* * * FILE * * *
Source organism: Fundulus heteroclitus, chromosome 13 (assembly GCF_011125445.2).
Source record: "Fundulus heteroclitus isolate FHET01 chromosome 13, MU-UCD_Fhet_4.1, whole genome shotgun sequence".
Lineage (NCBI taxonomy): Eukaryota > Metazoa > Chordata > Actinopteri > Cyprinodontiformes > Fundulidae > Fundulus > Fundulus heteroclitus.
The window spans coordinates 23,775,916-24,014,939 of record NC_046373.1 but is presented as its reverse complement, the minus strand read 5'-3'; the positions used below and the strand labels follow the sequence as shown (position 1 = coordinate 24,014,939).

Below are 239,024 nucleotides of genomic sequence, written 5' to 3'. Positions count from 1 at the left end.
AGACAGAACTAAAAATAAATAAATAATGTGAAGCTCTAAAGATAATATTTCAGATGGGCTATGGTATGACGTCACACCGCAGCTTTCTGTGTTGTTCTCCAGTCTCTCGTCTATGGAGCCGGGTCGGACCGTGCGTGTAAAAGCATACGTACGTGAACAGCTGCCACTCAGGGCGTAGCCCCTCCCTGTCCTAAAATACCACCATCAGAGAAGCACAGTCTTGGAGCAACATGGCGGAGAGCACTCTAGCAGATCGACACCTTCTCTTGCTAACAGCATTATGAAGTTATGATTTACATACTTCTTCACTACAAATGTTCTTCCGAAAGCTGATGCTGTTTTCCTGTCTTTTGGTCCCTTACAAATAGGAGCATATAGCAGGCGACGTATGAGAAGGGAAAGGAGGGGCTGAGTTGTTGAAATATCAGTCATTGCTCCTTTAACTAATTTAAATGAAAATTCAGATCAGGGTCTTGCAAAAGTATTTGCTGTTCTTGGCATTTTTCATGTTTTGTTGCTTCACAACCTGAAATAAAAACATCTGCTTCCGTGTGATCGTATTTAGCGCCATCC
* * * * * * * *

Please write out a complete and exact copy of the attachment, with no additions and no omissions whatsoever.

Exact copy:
Source organism: Fundulus heteroclitus, chromosome 13 (assembly GCF_011125445.2).
Source record: "Fundulus heteroclitus isolate FHET01 chromosome 13, MU-UCD_Fhet_4.1, whole genome shotgun sequence".
Lineage (NCBI taxonomy): Eukaryota > Metazoa > Chordata > Actinopteri > Cyprinodontiformes > Fundulidae > Fundulus > Fundulus heteroclitus.
The window spans coordinates 23,775,916-24,014,939 of record NC_046373.1 but is presented as its reverse complement, the minus strand read 5'-3'; the positions used below and the strand labels follow the sequence as shown (position 1 = coordinate 24,014,939).

Below are 239,024 nucleotides of genomic sequence, written 5' to 3'. Positions count from 1 at the left end.
AGACAGAACTAAAAATAAATAAATAATGTGAAGCTCTAAAGATAATATTTCAGATGGGCTATGGTATGACGTCACACCGCAGCTTTCTGTGTTGTTCTCCAGTCTCTCGTCTATGGAGCCGGGTCGGACCGTGCGTGTAAAAGCATACGTACGTGAACAGCTGCCACTCAGGGCGTAGCCCCTCCCTGTCCTAAAATACCACCATCAGAGAAGCACAGTCTTGGAGCAACATGGCGGAGAGCACTCTAGCAGATCGACACCTTCTCTTGCTAACAGCATTATGAAGTTATGATTTACATACTTCTTCACTACAAATGTTCTTCCGAAAGCTGATGCTGTTTTCCTGTCTTTTGGTCCCTTACAAATAGGAGCATATAGCAGGCGACGTATGAGAAGGGAAAGGAGGGGCTGAGTTGTTGAAATATCAGTCATTGCTCCTTTAACTAATTTAAATGAAAATTCAGATCAGGGTCTTGCAAAAGTATTTGCTGTTCTTGGCATTTTTCATGTTTTGTTGCTTCACAACCTGAAATAAAAACATCTGCTTCCGTGTGATCGTATTTAGCGCCATCC